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El Halev
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Let them kick: Religious women try karate

Martial arts were never the primary domain of women, especially religious women. But at El Halev things are totally different

Imagine that the biblical Dina had mastered martial arts and had not wandered around by herself near the tents of Shechem. With a few simple jujitsu moves she could have prevented Schechem from raping her and leaving her on the ground with broken ribs and a painful knee.


This would also have prevented the rather extreme outburst of Simon and Levi, who killed all the men of Shechem, and they might have received a better blessing than the one they got from their father before his death.


But as we know, Dina went out without any knowledge of karate or Krav Maga, and unfortunately, like many women, she was kidnapped and raped. The rest, together with the other Bible stories, is history.


El Halev in Jerusalem, Rehovot, and Tel Aviv attempts to give women the tools to confront their attackers and any woman who wants to can practice a variety of martial arts there. Because it is for women only, religious women can feel comfortable going there to learn how to defend themselves.



Odelia Shmueli, an ultra-Orthodox woman who attended a Bet Yaakov school, takes classes at El Halev in Jerusalem. She always liked sports, but gym classes in her school were on a very low level. She heard about El Halev, went to try it out, and was excited by what she saw. She mainly does Capoeira because there is something liberating about it, and it also improves her strength.


“Most of my friends don’t know about martial arts, but when I explain to them that it is not a problem in terms of Jewish law, and that it is only women who work out there, they get very excited,” she says. “The atmosphere at the center is very warm, and all types of women go there—secular, religious, ultra-Orthodox—and the training also leads to an intellectual openness and to getting to know the others.”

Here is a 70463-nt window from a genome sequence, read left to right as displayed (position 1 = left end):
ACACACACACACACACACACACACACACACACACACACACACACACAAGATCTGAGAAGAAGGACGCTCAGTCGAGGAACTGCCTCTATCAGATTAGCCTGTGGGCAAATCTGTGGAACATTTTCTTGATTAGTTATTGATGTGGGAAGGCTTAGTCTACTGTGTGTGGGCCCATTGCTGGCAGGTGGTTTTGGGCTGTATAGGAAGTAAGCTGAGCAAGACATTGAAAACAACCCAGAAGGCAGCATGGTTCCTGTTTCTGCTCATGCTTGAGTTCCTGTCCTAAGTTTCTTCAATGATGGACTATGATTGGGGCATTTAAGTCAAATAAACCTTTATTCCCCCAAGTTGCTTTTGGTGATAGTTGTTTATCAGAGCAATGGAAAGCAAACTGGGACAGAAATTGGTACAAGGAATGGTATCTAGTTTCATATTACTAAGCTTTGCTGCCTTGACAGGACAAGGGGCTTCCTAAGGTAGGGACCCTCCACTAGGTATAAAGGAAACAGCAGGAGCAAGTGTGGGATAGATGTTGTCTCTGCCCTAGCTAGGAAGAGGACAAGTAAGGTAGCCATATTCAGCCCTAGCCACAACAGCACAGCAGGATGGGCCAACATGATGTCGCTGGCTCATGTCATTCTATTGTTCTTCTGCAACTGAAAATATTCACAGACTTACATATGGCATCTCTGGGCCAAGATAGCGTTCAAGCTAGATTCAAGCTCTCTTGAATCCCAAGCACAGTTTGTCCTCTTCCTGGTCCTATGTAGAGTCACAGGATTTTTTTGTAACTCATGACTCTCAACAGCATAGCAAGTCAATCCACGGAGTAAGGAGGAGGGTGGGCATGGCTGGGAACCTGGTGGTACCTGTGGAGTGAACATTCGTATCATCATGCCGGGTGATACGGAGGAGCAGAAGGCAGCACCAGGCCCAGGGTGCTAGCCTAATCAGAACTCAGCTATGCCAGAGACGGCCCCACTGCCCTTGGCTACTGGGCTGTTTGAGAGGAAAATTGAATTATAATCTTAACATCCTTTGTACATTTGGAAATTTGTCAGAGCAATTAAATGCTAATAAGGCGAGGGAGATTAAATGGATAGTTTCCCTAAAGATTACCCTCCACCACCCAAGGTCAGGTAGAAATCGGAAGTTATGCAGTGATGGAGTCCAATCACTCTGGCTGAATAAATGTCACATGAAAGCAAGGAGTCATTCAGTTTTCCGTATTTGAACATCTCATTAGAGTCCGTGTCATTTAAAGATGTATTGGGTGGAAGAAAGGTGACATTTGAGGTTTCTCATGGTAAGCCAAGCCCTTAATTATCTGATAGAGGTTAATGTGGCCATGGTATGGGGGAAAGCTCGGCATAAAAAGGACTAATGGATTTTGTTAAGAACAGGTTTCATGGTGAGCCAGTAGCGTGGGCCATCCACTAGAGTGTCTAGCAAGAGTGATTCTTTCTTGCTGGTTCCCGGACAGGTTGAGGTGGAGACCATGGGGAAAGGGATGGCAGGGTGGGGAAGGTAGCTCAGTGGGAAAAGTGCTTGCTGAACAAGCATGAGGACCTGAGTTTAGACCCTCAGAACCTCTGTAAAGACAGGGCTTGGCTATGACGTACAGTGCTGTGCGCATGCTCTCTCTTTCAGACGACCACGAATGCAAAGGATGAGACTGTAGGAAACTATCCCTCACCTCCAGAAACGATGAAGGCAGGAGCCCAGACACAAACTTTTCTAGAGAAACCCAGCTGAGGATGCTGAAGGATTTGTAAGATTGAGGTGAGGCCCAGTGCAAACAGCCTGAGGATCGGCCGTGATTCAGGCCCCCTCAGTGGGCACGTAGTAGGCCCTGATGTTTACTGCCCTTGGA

One of the instructors at the center, who has been teaching Krav Maga for seven years, recalls how as a child she would trail along after her big brother to judo class. There were no judo classes for girls then, and it remained only a dream for her.


After she finished school and did her national service, she chanced upon a pamphlet for a Krav Maga course at the Wingate Institute and decided to take it. Classes were coed but she made sure to compete with a female partner. She was one of the few religious women in the course, but they managed to get the classes held on the Sabbath canceled, and the last class each week was held Friday afternoon.


How did her parents react? Her mother viewed her choice as a compromise with Jewish law, and there was also a certain fear that this would affect her chances of finding a husband—because she wore pants when training and was in a coed group—but after they saw that this was a professional choice, they supported her and encouraged her. She herself sees her work as a mission; now other women who study martial arts can have religious instructors like her.


She is not worried that having children will harm her chances of advancement. She cites as her role model Yudit Sidikman, El Halev’s treasurer, a mother of five and an instructor at the center as well. Sidikman, by the way, did not start El Halev for religious reasons, but because she believes that women and men have different training approaches and needs.


Wearing a skirt with pants

Another instructor at El Halev is Shirel Terel, married and the mother of two children, who lives in Jerusalem’s Romema neighborhood. Her husband studies in the ultra-Orthodox Mir yeshiva, and she supports the family as a Capoeira instructor.


Terel teaches women, but she continues to study in a coed group with her master. She trains wearing a short skirt over her pants, and she wears a head covering. She knows that she cannot advance without taking part in coed groups, but in the future, women who want to train only with other women will have the option.


Among the groups who come to learn Capoeira with Terel there are ultra-Orthodox girls from Bet Yaakov and Bet Yisrael schools, and she is pleased that they can learn with a female instructor. She tells her neighbors who ask what she does for a living that she works for a non-profit organization. Only if they really press her does she go into detail. And if, God forbid, someone dares to attack her, he will also find out the details, without a lot of words exchanged.


פרסום ראשון: 03.05.07, 15:12
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